They're word geeks, but they don't sweat it.
After school, they research current events and do speed-reading drills; on the weekends, they cart around laptops and plastic tubs full of news articles to speech and debate tournaments.
"We don't mind being bookworms because we get to be bookworms with our friends," said Esther Levitt, a junior at Bullard High School.
These are the high school debaters from Fresno Unified School District. On Saturday, Levitt and four students from Edison High School are headed to Birmingham, Ala., for the National Speech and Debate Tournament -- the capstone event of the year for 4,000 teen orators, who spend their free time arguing at 300 words per minute.
The usual wordsmiths didn't hold back their excitement during an interview this week.
"I'm stoked," said Amer Rashid, a just-graduated Edison student who will compete at nationals in international extemporaneous speaking, an event focused on world affairs.
Debate, and all its other forensics incarnations, isn't exactly a spectator sport.
Policy debate is a duel between pairs of students who sling out words like fastballs: their speeches often sound more like an auctioneer on helium than Denzel Washington in "The Great Debaters." Lincoln-Douglas debate, which usually involves more philosophical than policy-based discussions, is esoteric, too. But instead of debating public-policy topics, students in "LD" analyze issues like human-rights violations.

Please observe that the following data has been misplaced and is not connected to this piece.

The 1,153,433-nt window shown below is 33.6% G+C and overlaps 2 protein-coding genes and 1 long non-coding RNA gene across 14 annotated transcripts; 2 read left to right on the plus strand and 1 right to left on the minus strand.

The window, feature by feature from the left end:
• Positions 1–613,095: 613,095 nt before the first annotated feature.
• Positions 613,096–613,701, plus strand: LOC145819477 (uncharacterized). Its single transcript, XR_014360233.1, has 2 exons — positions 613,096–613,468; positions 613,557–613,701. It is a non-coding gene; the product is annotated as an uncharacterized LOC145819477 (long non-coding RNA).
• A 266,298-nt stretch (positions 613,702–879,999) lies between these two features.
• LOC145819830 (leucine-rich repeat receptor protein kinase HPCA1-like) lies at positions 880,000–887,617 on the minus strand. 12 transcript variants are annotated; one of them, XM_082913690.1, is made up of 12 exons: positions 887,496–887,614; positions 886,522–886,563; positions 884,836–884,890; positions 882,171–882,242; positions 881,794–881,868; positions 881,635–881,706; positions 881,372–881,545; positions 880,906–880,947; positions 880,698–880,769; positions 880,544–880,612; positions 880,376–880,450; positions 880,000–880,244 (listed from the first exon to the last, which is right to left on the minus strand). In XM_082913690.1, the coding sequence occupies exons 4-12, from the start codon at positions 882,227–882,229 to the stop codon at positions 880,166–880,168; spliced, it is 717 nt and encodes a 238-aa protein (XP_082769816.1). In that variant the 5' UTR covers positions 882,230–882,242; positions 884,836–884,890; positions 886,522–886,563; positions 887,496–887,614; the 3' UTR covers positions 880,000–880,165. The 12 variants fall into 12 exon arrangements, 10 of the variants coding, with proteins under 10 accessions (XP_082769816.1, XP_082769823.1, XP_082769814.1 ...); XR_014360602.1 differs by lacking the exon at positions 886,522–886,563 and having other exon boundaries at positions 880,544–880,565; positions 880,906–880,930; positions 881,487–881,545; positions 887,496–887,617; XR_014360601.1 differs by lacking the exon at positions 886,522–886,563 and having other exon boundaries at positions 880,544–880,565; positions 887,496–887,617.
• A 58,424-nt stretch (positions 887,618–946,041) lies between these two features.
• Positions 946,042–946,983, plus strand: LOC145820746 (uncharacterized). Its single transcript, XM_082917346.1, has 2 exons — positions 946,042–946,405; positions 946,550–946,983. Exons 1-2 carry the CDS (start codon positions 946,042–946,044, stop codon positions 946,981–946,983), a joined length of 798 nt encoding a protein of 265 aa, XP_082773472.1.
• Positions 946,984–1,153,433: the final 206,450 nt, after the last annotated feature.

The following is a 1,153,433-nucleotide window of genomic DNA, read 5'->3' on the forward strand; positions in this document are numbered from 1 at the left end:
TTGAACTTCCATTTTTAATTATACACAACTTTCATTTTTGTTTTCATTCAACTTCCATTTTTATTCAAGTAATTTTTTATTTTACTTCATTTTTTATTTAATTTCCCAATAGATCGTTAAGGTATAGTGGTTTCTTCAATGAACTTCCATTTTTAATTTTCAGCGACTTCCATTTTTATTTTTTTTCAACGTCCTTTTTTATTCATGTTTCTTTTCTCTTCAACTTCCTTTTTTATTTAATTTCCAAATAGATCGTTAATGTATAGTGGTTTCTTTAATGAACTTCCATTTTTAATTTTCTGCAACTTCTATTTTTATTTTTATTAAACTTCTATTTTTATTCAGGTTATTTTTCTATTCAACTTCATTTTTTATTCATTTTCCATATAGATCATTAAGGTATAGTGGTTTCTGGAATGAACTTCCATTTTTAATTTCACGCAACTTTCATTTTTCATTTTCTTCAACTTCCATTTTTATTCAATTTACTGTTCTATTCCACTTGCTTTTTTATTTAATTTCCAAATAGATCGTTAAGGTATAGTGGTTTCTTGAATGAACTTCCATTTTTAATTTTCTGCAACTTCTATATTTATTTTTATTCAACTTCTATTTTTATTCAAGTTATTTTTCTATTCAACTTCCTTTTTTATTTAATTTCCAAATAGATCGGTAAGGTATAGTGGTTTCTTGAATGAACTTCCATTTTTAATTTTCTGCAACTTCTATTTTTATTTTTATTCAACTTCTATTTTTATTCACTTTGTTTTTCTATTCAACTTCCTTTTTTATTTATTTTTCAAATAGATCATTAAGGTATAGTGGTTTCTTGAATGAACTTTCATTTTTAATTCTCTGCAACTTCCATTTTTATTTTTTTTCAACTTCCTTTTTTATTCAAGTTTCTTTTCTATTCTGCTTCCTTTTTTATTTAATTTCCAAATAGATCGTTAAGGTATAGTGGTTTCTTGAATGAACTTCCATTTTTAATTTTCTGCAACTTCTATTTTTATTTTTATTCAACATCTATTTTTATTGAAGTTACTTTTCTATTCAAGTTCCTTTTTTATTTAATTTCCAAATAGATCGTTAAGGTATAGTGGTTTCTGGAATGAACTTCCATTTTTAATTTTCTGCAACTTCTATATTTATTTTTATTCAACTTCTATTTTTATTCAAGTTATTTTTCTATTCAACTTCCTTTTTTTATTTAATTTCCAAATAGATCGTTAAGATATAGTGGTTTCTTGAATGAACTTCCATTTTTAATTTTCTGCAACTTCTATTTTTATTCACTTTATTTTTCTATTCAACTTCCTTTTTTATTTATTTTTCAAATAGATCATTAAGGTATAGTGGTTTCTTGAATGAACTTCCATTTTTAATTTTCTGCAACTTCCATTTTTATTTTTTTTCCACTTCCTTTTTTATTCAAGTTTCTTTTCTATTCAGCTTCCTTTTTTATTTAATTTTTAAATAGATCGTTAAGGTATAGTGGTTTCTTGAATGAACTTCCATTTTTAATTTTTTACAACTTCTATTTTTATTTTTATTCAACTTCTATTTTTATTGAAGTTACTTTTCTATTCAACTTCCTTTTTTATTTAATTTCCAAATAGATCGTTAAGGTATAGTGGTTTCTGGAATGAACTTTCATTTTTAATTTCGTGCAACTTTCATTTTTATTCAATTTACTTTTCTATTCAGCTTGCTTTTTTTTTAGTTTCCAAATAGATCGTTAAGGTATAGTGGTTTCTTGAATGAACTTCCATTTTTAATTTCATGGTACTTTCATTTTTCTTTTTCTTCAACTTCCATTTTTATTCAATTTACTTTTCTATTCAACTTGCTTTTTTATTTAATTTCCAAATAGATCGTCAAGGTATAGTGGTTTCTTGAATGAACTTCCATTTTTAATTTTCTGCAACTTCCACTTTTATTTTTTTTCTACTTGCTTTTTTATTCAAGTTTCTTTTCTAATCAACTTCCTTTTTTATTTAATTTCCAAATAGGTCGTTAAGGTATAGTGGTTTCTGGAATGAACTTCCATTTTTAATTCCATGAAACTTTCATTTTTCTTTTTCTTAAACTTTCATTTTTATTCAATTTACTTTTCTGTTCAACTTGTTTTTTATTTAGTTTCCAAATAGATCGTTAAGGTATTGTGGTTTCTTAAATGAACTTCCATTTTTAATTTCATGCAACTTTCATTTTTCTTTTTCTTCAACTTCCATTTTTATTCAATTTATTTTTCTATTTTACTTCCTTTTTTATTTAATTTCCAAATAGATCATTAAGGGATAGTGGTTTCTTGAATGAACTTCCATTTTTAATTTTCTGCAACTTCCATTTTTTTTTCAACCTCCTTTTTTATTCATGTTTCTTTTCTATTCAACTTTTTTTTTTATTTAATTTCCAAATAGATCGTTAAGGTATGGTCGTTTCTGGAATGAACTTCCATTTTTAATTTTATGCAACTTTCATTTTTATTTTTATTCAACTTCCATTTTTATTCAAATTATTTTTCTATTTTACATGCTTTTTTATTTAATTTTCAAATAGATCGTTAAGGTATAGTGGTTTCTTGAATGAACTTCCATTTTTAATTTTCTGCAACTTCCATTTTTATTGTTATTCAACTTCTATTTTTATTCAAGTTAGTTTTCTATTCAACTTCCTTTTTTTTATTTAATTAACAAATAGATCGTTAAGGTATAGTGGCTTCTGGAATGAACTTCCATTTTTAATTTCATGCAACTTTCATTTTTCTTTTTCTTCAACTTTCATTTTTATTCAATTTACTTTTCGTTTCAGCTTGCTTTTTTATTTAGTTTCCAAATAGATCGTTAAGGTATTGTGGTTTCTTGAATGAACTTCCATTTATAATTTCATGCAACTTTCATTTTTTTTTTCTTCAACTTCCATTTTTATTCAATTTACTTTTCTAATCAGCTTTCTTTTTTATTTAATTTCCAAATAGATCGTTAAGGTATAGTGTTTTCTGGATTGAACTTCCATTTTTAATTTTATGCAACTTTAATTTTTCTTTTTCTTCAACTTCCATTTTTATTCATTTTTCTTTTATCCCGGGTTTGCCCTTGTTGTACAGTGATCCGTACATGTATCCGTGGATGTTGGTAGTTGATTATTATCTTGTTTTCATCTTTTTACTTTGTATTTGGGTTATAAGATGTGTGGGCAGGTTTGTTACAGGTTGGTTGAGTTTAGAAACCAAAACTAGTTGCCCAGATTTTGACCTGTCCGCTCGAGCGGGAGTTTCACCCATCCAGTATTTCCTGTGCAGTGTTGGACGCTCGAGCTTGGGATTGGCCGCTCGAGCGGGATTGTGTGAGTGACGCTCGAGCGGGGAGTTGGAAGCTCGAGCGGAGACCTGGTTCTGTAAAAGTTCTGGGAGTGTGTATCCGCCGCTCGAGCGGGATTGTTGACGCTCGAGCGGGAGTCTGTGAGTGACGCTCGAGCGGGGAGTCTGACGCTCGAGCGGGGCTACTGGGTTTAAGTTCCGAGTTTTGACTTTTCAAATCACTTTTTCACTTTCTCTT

Quincy Levin, a shaggy brown-haired 16-year-old who skipped a grade, wore flip flops on Wednesday with his debate uniform, a pressed black business suit. His look reveals what the teen does outside debate -- water polo -- but there's no question the kid is all smarts.
Levin recited the topic he'll debate at nationals: Resolved, an oppressive government is more desirable than no government at all.
"What I'm arguing is no government or an anarchy will not work. It will collapse, so an oppressive government is better," he said. "On the negative side, I'm going to say anarchy is possible. The two cases are just opposites and you have to be able to argue both sides."
Levin will be teamed up against other solo LD debaters from around the country next week.
His teammates, Jose Sicairos, 17, and Haley Hayashi, 17, will participate as a pair in the policy-debate event. Levitt will compete in congressional debate, an event that models real policy discussions happening in Washington, D.C.
But the four debaters, plus Rashid, who competes in speech, represent just a small slice of Fresno Unified students with access to forensics clubs.
Speech programs in Fresno Unified have all but dried up, said Edison coach Nicole Jennison, due to finances, lack of interest and trouble finding coaches.
"When I first started, the (national) qualifiers (tournament) had easily 35 schools," said Milla Volkov-Smith, Bullard's coach. "It's now 20."
The students are grateful they've qualified for nationals. But they're even more vocal about how thankful they are for their speech and debate programs.
"It didn't seem important, but after you start paying attention to what's going on, it actually opens your eyes," Levin said. "I've become interested in political science, economics and international affairs, and I owe that all to forensics."
The reporter can be reached at (559) 441-6412, firstname.lastname@example.org or @hannahfurfaro on Twitter.